Trying Yet Again: A Monday Ceasefire with Hamas, and Israeli Troops Stay Outside Gaza — a Surprise Flourish Tried to End the Mini-War

On Sunday evening (10 August) in the Middle East, Israel and the Palestinians agreed to start another ceasefire in Gaza. The Israelis had refused to send a team to the indirect talks in Cairo — brokered by Egypt (with, it is believed, strong American guidance) — as Israel declared it would not “negotiate under fire.”

Now, if this ceasefire starting Monday morning (at midnight) holds, Israel is expected to send negotiators to Cairo. But will Israel agree to open Gaza’s borders (“lift the siege,” as the Palestinians put it)? Israel and Egypt, citing security concerns, both reject the Hamas demand that Gaza have an independently run seaport and airport.

Some European governments, offering to help, have suggested they might oversee a “sea bridge” that would have supply vessels sailing between Cyprus and Gaza. This, in the European view, would relieve the “prison-like” situation that Gaza has been in since Hamas’s takeover in 2007 (two years after Israeli troops and settlers ended a 38-year occupation of the Gaza Strip).

Israel’s political and military leaders had sprung a surprise on Tuesday morning (5 August): announcing that by 8 a.m. local time, all Israeli troops would be pulled out of Gaza.  “They will take up positions on our side of the border,” a senior IDF source told a limited number of reporters that morning.  “The soldiers have a good feeling about the campaign.  We destroyed all 32 tunnels that we discovered.  And we acted according to international norms.  There’s plenty of proof of that.”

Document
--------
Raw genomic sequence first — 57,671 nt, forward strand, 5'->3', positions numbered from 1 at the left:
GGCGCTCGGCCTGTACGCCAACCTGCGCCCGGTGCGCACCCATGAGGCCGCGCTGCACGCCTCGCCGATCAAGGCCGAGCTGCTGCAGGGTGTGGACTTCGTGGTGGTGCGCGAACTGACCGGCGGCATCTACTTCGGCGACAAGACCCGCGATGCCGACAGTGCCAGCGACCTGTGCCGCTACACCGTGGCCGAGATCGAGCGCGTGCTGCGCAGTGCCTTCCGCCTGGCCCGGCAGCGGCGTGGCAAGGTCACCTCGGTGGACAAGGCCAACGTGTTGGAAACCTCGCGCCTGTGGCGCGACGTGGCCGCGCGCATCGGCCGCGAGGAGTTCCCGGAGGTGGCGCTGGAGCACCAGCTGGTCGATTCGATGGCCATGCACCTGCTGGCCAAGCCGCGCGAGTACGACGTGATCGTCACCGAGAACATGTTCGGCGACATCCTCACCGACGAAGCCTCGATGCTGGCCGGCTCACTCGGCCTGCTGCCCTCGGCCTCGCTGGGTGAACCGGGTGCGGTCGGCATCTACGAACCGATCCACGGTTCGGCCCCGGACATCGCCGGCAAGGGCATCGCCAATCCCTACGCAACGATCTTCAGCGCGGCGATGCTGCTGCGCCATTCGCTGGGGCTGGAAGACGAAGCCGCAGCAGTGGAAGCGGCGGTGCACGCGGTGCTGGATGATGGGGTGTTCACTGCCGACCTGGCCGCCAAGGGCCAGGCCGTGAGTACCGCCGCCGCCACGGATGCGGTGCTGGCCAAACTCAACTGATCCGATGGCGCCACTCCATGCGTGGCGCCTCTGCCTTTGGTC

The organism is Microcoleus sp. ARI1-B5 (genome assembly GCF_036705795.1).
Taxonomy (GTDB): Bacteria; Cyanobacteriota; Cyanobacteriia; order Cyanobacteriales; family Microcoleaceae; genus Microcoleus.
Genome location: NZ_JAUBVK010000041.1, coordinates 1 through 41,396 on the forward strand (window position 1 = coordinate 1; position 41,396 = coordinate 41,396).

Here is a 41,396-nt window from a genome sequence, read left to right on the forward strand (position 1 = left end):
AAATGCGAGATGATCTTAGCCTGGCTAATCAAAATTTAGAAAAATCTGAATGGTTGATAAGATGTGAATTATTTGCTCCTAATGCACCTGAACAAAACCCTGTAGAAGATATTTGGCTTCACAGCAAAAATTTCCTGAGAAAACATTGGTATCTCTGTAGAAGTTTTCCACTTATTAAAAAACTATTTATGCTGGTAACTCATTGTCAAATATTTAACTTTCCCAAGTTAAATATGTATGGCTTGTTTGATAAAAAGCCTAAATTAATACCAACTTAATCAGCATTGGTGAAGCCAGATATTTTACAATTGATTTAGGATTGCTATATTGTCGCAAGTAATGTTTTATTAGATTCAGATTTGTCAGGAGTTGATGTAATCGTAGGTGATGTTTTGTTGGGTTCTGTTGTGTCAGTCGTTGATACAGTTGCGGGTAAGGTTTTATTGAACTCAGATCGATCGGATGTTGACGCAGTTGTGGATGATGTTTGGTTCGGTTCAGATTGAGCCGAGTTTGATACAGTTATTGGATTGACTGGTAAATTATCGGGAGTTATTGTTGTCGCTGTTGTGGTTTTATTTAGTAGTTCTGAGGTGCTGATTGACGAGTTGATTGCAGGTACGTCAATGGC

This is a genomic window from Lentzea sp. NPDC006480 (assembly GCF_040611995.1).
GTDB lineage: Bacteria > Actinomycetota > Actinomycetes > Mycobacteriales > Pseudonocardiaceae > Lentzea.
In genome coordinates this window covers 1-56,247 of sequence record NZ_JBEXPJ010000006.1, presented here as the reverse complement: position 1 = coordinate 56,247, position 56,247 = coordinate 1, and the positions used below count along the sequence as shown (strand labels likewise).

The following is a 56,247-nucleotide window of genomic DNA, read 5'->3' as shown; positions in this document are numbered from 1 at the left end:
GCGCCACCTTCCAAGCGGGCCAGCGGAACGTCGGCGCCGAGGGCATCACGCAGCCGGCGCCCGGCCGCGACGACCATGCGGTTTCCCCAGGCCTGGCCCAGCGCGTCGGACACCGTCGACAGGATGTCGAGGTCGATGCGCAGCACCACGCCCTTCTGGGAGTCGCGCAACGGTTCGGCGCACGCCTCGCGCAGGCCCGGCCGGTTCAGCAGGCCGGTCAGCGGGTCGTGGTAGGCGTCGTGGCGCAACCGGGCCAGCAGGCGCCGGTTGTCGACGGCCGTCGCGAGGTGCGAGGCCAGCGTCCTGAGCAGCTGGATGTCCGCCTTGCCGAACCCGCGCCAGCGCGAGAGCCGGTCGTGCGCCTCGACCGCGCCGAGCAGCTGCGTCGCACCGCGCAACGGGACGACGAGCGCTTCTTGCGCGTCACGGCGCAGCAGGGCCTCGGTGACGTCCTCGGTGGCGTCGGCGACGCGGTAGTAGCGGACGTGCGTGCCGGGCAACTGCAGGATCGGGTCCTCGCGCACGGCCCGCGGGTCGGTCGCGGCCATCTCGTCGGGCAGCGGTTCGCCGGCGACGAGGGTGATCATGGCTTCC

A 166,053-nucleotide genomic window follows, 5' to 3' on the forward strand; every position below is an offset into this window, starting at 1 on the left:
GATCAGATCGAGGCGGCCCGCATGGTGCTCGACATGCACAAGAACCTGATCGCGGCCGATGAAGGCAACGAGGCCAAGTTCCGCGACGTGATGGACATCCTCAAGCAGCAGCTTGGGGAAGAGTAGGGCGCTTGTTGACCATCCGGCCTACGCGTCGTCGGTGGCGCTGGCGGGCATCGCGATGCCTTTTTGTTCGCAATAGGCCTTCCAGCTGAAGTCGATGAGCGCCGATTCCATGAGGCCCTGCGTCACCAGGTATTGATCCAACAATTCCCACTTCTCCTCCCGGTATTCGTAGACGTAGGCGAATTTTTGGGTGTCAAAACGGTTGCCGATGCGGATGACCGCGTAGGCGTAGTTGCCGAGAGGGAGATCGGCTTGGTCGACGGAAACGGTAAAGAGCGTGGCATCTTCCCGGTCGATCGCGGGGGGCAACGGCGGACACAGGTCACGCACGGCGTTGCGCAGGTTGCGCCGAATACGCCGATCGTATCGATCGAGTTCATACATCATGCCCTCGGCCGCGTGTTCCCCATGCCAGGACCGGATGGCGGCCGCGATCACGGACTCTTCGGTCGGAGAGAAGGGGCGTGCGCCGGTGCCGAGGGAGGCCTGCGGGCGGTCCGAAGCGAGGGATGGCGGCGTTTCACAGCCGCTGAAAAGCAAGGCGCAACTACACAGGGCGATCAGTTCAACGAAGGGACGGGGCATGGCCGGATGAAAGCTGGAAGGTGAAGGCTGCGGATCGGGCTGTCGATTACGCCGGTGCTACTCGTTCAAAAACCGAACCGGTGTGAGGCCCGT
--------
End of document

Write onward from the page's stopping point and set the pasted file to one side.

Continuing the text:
Netanyahu: Trying to End the Mini-War (photo from BBC April 2013)

Netanyahu: Trying to End the Mini-War (photo from BBC April 2013)

“It’s easy to start a war, but it’s not easy to end one.”  Israeli leaders heard pundits issue that kind of warning, in mid-July, when they sent the IDF (Israel Defense Forces) into Gaza — and now they’ve decided to pull them all out.  This is, practically, a “Mission Accomplished” announcement by Israel.

On Monday night (4 August), Israel and Hamas — though never directly in touch with each other — agreed to accept the latest proposal by Egypt’s government for a 72-hour ceasefire starting at 8 a.m. Tuesday. Negotiations in Cairo took place, but with a lack of progress Hamas ended the ceasefire on Friday morning by firing rockets into Israel. Israel’s air force and artillery pounded back.

The previous Friday (1 August) a similar arrangement was attempted — but that ceasefire was shattered within 90 minutes when team of Hamas attackers popped out of one of their secretly dug tunnels and ambushed Israeli troops.  Two soldiers were killed immediately, and a third — at first described as a kidnap victim — was later declared dead by the IDF’s chief rabbi (and an investigation panel).

Israel then pounded Palestinian positions and neighborhoods — killing, according to Arab media, several hundred people as apparent revenge for the attack that ruined the August 1st ceasefire.

There still is a definite possibility that the newest ceasefire will break down, and the violence could return. Much will depend on the outcome of the indirect talks in Cairo.

August 10, 2014

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